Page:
I am not an international student, nor do I attend Auburn University, and yet I'm living in an apartment where they send their international students who are looking for a cheap place to lay their head while having the time of their life in the middle of nowhere. Tim is considered an international student here because his university is in Wales. No one here seems to care that he holds an American passport. So here we live in the only diversity that I can find in this town, and I'm grateful for it.
I've tried to stay objective and approach my new environment the way that I would any new place in which I find myself. So far, here is what I have learned.
Auburn is a football town. Auburn is a church town. And there you have every Saturday and Sunday respectively. So if you aren't into either or both of those activities, then you are up a creek with nothing to do. It's all about the tigers and the war eagle (I'll be posting more specifically about that soon). The students here are quite different than what I have experienced elsewhere. There is a uniform that the majority adheres to. On weekdays, girls are seen in oversized t-shirts and either running shorts or leggings. The boys wear collared shirts and tailored shorts tucked and belted. On the weekends, the girls get dolled up for the games as do the boys: orange and blue. They are looking for a mate. It is also common to find moms hanging out with their children doing all sorts of things for them and their children not minding at all. In fact, they encourage it. They even dress alike when they come to visit. I find this a smidge disturbing. But I'm just the observer here.
If you have spent five minutes with me ever, or even if you have read even one of my blog posts, you will know that this is not my typical environment. What's a girl to do?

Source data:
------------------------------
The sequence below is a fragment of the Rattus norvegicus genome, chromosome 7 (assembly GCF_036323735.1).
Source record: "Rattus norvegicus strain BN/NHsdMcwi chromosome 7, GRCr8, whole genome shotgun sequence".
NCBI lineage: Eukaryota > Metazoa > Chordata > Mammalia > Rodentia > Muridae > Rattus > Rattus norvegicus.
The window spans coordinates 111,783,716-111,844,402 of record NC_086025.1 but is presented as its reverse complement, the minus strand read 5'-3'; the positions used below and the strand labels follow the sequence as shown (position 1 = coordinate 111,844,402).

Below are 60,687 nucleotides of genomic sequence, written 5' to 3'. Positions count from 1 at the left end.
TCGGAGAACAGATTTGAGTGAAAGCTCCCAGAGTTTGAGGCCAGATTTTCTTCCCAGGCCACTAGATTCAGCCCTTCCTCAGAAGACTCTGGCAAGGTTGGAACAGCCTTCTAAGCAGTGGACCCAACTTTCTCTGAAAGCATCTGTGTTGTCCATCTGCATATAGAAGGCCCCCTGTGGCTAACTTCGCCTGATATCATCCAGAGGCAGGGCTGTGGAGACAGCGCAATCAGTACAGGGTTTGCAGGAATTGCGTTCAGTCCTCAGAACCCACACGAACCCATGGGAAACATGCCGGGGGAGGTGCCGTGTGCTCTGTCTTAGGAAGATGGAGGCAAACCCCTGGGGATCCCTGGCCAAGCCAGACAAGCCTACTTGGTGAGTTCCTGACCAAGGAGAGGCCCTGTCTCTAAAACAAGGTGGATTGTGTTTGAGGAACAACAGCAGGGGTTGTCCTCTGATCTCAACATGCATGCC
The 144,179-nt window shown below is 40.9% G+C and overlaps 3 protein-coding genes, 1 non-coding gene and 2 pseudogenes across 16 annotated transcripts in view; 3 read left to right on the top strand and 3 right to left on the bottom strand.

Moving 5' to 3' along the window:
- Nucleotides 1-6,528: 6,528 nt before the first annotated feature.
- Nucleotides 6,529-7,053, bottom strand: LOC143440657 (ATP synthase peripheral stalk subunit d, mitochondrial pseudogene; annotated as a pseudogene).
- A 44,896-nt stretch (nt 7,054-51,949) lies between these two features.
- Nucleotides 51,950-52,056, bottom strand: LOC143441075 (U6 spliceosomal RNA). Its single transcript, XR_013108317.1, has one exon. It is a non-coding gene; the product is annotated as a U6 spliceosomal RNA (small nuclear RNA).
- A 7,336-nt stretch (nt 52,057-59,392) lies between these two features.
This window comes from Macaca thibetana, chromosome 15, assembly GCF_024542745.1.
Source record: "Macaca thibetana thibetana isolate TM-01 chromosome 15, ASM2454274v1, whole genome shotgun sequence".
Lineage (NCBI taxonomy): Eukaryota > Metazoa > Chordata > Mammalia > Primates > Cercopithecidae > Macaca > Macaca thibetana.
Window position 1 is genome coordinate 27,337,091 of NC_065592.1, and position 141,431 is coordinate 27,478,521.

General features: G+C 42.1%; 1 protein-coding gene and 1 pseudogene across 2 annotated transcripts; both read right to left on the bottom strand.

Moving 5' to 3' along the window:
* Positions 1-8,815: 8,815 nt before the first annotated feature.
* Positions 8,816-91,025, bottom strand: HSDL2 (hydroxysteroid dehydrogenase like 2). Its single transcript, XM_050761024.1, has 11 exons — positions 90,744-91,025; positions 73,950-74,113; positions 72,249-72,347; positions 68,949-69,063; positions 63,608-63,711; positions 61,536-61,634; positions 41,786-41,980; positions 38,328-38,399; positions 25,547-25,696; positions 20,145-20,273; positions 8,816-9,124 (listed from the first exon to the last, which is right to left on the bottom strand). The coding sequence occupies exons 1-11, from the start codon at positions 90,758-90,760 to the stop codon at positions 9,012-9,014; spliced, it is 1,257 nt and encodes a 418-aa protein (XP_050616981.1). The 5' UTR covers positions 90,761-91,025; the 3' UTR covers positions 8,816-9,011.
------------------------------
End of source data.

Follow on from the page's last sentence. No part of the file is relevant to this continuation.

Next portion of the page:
I have managed to find a couple places where I feel at home. I've been spending my time in the university library and a place called the Coffee Cat sipping sludgy coffee and pumpkin lattes studying for the GRE and writing travel articles. I take walks, lots of walks. I have to because I don't have a car. I pass people working in their yards when I wander through the nearby neighborhoods, "hi y'all," they say, and they're talking to me. But that's as far as the conversation goes. People are nice, but not too nice. The grocery store is a sweaty mile and a half away, and the farm stand that I have grown to love is two miles. Luckily they deliver local produce in a basket every Thursday. The lemonade at Toomer's Corner is not all it's cracked up to be. Much too sweet for my taste.
International housing is quiet with the most active place being the dumpster. Some walk to the dumpster to throw away a scrap of paper just to get out of their one room box. People are bored here. It's not what they expected being in America. There are no bright lights or big cities. It's a small town in the south. The only way out without a car is a shuttle, but it'll cost ya. There is no major city nearby, and the airport is a good hour and a half away. We're trapped, but it's only temporary.
I'm learning so much about a brand new culture, one that seems very far from the ones in countries like Thailand and Tanzania where I felt so comfortable.